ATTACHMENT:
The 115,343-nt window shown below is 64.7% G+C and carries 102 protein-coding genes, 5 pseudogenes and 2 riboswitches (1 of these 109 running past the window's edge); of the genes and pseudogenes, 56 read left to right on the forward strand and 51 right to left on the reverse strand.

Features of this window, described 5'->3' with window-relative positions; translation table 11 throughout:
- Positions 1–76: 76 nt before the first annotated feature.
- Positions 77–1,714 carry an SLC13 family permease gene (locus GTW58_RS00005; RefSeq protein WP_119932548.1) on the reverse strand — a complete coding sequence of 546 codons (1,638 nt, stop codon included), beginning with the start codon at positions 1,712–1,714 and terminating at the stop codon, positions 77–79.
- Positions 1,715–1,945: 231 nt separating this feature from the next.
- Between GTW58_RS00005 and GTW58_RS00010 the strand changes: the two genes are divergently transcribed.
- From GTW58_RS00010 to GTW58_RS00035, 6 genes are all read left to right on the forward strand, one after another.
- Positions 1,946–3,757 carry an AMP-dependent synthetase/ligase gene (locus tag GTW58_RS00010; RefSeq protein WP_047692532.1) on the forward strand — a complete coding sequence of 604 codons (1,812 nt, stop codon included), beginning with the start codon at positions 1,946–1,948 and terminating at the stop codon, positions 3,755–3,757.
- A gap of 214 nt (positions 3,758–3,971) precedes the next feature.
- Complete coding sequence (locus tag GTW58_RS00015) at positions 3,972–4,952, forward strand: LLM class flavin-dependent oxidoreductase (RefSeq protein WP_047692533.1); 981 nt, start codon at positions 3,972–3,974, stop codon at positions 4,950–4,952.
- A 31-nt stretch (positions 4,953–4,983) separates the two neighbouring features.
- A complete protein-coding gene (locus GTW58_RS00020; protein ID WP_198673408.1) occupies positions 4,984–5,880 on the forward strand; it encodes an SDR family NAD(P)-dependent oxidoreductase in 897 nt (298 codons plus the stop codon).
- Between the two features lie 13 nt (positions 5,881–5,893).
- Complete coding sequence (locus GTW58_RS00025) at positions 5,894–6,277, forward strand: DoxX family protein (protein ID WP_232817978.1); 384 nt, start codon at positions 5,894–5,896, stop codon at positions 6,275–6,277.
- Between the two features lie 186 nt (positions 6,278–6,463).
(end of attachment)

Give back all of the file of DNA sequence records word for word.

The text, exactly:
The 115,343-nt window shown below is 64.7% G+C and carries 102 protein-coding genes, 5 pseudogenes and 2 riboswitches (1 of these 109 running past the window's edge); of the genes and pseudogenes, 56 read left to right on the forward strand and 51 right to left on the reverse strand.

Features of this window, described 5'->3' with window-relative positions; translation table 11 throughout:
- Positions 1–76: 76 nt before the first annotated feature.
- Positions 77–1,714 carry an SLC13 family permease gene (locus GTW58_RS00005; RefSeq protein WP_119932548.1) on the reverse strand — a complete coding sequence of 546 codons (1,638 nt, stop codon included), beginning with the start codon at positions 1,712–1,714 and terminating at the stop codon, positions 77–79.
- Positions 1,715–1,945: 231 nt separating this feature from the next.
- Between GTW58_RS00005 and GTW58_RS00010 the strand changes: the two genes are divergently transcribed.
- From GTW58_RS00010 to GTW58_RS00035, 6 genes are all read left to right on the forward strand, one after another.
- Positions 1,946–3,757 carry an AMP-dependent synthetase/ligase gene (locus tag GTW58_RS00010; RefSeq protein WP_047692532.1) on the forward strand — a complete coding sequence of 604 codons (1,812 nt, stop codon included), beginning with the start codon at positions 1,946–1,948 and terminating at the stop codon, positions 3,755–3,757.
- A gap of 214 nt (positions 3,758–3,971) precedes the next feature.
- Complete coding sequence (locus tag GTW58_RS00015) at positions 3,972–4,952, forward strand: LLM class flavin-dependent oxidoreductase (RefSeq protein WP_047692533.1); 981 nt, start codon at positions 3,972–3,974, stop codon at positions 4,950–4,952.
- A 31-nt stretch (positions 4,953–4,983) separates the two neighbouring features.
- A complete protein-coding gene (locus GTW58_RS00020; protein ID WP_198673408.1) occupies positions 4,984–5,880 on the forward strand; it encodes an SDR family NAD(P)-dependent oxidoreductase in 897 nt (298 codons plus the stop codon).
- Between the two features lie 13 nt (positions 5,881–5,893).
- Complete coding sequence (locus GTW58_RS00025) at positions 5,894–6,277, forward strand: DoxX family protein (protein ID WP_232817978.1); 384 nt, start codon at positions 5,894–5,896, stop codon at positions 6,275–6,277.
- Between the two features lie 186 nt (positions 6,278–6,463).